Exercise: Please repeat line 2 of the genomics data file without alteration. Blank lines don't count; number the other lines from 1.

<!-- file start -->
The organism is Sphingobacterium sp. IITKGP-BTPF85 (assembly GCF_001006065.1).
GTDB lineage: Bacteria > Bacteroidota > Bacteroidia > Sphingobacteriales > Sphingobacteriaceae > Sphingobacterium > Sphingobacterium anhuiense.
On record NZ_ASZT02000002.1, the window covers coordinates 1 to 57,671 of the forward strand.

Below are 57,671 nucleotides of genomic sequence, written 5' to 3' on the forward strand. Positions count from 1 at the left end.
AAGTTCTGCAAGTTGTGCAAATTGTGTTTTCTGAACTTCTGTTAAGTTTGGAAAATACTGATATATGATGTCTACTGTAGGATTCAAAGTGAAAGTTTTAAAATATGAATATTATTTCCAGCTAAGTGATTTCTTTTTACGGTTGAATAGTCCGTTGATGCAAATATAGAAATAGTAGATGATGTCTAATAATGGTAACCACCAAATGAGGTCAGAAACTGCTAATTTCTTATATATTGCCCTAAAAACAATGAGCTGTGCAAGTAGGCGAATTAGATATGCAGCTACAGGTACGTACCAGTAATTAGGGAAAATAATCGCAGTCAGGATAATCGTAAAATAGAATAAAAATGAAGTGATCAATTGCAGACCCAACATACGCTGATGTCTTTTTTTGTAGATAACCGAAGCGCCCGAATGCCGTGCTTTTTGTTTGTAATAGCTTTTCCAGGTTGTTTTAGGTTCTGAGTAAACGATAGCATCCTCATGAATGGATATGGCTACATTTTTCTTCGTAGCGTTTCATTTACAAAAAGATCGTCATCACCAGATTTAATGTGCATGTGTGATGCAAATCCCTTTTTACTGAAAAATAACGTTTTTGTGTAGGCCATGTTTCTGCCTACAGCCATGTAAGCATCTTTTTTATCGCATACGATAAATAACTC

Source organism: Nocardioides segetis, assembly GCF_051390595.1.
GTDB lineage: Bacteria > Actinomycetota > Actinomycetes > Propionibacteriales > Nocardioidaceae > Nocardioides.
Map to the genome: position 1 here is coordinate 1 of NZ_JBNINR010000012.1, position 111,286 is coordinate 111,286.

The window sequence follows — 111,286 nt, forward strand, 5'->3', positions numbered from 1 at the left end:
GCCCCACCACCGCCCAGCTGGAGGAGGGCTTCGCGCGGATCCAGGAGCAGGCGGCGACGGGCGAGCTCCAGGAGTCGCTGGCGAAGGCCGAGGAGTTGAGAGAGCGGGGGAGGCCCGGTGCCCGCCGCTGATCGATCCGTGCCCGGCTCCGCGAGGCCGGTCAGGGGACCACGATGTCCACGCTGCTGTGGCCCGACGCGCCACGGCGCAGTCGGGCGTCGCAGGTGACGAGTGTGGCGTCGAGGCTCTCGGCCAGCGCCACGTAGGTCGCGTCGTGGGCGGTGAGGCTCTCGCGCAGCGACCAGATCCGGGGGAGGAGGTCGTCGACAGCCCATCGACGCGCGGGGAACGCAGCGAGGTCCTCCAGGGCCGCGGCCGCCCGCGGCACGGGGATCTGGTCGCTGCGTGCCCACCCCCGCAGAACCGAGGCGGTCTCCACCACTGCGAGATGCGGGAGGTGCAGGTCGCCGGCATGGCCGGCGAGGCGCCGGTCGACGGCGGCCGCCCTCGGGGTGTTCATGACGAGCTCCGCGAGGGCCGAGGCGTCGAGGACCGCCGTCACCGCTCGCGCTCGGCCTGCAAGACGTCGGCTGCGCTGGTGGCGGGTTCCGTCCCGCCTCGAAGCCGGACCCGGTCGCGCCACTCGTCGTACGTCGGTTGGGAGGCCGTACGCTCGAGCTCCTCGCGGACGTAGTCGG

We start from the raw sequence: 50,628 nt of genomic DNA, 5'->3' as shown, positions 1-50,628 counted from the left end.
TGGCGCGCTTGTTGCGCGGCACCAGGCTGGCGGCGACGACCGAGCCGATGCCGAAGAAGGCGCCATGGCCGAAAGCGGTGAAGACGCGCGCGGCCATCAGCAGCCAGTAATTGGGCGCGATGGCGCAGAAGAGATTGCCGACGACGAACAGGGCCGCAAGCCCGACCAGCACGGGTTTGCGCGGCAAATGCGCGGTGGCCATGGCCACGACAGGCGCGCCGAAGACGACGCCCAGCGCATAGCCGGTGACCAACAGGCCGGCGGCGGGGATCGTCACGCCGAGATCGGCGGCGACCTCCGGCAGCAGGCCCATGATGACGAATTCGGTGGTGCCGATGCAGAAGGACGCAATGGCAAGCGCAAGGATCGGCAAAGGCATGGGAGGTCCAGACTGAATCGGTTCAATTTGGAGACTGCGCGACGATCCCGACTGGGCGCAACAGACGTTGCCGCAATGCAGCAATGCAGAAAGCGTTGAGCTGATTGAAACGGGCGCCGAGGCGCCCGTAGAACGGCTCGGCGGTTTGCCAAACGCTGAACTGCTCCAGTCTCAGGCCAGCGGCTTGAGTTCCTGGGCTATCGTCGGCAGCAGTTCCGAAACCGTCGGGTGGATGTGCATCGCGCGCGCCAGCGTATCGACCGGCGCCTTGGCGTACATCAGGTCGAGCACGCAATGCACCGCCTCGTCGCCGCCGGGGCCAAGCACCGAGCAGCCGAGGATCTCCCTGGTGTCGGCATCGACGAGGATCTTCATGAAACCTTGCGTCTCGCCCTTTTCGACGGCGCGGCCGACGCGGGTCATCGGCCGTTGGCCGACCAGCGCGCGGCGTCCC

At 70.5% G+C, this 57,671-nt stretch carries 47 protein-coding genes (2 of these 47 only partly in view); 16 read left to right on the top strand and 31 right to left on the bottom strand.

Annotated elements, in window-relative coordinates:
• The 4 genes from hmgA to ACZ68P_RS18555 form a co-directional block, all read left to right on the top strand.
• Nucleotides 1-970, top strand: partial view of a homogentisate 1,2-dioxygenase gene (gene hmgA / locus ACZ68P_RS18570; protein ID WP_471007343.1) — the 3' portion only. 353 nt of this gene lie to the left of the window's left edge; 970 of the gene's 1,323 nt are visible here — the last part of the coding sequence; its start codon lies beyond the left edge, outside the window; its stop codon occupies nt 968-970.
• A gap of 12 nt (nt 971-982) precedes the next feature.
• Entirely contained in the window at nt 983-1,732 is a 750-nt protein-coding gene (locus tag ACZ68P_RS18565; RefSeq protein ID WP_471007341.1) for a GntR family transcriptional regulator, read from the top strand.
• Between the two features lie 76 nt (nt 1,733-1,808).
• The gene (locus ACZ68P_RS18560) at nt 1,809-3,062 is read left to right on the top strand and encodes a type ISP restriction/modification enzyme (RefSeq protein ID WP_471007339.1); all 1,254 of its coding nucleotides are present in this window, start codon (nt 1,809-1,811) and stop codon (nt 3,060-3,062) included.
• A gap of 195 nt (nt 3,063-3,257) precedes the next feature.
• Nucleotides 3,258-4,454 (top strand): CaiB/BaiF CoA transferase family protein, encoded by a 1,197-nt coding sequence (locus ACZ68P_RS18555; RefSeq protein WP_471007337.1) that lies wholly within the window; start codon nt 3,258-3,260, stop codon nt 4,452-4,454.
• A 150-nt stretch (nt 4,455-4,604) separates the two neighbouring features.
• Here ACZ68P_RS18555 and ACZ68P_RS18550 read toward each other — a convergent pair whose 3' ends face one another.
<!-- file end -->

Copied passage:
GTDB lineage: Bacteria > Bacteroidota > Bacteroidia > Sphingobacteriales > Sphingobacteriaceae > Sphingobacterium > Sphingobacterium anhuiense.